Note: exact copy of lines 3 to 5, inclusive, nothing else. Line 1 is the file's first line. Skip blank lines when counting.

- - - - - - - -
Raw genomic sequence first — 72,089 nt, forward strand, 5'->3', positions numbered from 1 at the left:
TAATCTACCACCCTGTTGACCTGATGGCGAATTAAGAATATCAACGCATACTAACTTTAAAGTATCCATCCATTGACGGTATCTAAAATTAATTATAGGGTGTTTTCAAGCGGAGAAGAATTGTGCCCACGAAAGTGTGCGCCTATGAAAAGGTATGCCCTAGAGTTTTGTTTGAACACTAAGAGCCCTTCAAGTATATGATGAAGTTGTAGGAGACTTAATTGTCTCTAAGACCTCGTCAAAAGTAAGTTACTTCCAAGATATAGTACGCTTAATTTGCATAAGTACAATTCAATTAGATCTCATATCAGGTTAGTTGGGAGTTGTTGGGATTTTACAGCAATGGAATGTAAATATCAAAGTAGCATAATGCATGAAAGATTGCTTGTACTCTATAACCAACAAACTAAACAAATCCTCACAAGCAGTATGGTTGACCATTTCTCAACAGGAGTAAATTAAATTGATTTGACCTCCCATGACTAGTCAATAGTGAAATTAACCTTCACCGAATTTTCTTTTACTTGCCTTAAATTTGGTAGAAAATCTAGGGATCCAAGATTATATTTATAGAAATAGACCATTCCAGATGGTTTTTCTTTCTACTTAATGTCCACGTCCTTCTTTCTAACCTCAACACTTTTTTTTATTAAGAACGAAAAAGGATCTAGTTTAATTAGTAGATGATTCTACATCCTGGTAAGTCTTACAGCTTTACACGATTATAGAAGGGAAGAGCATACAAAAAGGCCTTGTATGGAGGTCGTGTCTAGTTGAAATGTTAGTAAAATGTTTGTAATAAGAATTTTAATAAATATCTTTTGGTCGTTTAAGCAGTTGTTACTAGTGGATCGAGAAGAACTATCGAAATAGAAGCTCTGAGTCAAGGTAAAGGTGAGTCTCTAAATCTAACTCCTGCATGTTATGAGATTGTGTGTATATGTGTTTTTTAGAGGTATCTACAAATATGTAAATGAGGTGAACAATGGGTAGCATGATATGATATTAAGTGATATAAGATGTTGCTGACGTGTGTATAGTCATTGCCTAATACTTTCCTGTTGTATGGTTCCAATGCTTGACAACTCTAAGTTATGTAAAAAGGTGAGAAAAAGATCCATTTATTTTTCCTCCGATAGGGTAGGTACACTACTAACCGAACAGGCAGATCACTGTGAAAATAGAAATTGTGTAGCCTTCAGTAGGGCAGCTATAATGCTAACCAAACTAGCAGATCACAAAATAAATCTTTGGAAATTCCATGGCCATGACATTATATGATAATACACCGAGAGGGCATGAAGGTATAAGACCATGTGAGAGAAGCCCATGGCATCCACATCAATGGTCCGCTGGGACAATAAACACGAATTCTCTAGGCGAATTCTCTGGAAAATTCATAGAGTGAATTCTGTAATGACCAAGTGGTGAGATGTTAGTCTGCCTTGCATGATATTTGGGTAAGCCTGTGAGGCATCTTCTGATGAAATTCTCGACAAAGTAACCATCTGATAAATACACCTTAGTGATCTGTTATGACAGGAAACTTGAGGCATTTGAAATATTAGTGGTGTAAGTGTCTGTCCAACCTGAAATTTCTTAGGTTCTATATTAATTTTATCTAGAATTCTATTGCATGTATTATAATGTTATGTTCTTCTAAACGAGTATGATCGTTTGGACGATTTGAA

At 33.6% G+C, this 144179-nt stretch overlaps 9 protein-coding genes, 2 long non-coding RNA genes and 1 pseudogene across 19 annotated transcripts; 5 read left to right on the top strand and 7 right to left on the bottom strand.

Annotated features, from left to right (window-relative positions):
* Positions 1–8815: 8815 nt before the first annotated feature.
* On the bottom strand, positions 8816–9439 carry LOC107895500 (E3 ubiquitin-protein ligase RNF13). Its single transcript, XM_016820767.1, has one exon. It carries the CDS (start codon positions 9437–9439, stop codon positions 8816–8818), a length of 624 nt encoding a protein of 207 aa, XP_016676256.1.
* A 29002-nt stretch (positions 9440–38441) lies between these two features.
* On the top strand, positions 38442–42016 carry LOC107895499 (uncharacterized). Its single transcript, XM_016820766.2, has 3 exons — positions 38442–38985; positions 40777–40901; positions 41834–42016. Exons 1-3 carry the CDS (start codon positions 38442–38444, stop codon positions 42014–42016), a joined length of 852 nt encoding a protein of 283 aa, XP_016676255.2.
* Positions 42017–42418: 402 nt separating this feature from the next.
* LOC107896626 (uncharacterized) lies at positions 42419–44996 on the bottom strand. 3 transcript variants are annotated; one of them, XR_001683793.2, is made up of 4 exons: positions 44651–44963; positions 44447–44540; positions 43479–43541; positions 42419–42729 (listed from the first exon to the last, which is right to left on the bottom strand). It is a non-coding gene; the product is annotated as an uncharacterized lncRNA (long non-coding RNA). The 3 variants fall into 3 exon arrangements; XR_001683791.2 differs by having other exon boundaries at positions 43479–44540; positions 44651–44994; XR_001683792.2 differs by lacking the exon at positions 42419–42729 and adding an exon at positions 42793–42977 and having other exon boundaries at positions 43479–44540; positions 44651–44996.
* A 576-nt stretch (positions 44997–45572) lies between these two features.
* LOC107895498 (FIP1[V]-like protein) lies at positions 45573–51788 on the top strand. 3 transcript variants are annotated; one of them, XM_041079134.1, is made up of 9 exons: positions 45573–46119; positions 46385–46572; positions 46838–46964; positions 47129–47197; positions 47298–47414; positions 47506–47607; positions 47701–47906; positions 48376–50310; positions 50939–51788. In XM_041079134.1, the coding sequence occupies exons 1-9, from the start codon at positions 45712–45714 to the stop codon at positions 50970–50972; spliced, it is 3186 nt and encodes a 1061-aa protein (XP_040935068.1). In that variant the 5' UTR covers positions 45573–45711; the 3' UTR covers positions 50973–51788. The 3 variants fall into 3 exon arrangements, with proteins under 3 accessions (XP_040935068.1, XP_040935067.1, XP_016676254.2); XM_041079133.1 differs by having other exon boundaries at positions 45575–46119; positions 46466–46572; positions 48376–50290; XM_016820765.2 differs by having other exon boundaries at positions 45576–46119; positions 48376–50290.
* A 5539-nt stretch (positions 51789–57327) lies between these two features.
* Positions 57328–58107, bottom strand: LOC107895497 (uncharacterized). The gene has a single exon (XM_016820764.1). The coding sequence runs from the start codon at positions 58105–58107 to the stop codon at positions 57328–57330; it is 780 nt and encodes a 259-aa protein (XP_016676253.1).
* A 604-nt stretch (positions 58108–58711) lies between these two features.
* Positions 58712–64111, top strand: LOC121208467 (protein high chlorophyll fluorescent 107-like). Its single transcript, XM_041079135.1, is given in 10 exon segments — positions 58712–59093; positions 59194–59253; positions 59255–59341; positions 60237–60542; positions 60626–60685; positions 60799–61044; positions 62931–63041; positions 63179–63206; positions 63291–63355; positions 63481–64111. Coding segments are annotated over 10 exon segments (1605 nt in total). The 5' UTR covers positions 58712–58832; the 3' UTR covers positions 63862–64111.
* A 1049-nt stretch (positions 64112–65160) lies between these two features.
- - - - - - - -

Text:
At 33.6% G+C, this 144179-nt stretch overlaps 9 protein-coding genes, 2 long non-coding RNA genes and 1 pseudogene across 19 annotated transcripts; 5 read left to right on the top strand and 7 right to left on the bottom strand.

Annotated features, from left to right (window-relative positions):
* Positions 1–8815: 8815 nt before the first annotated feature.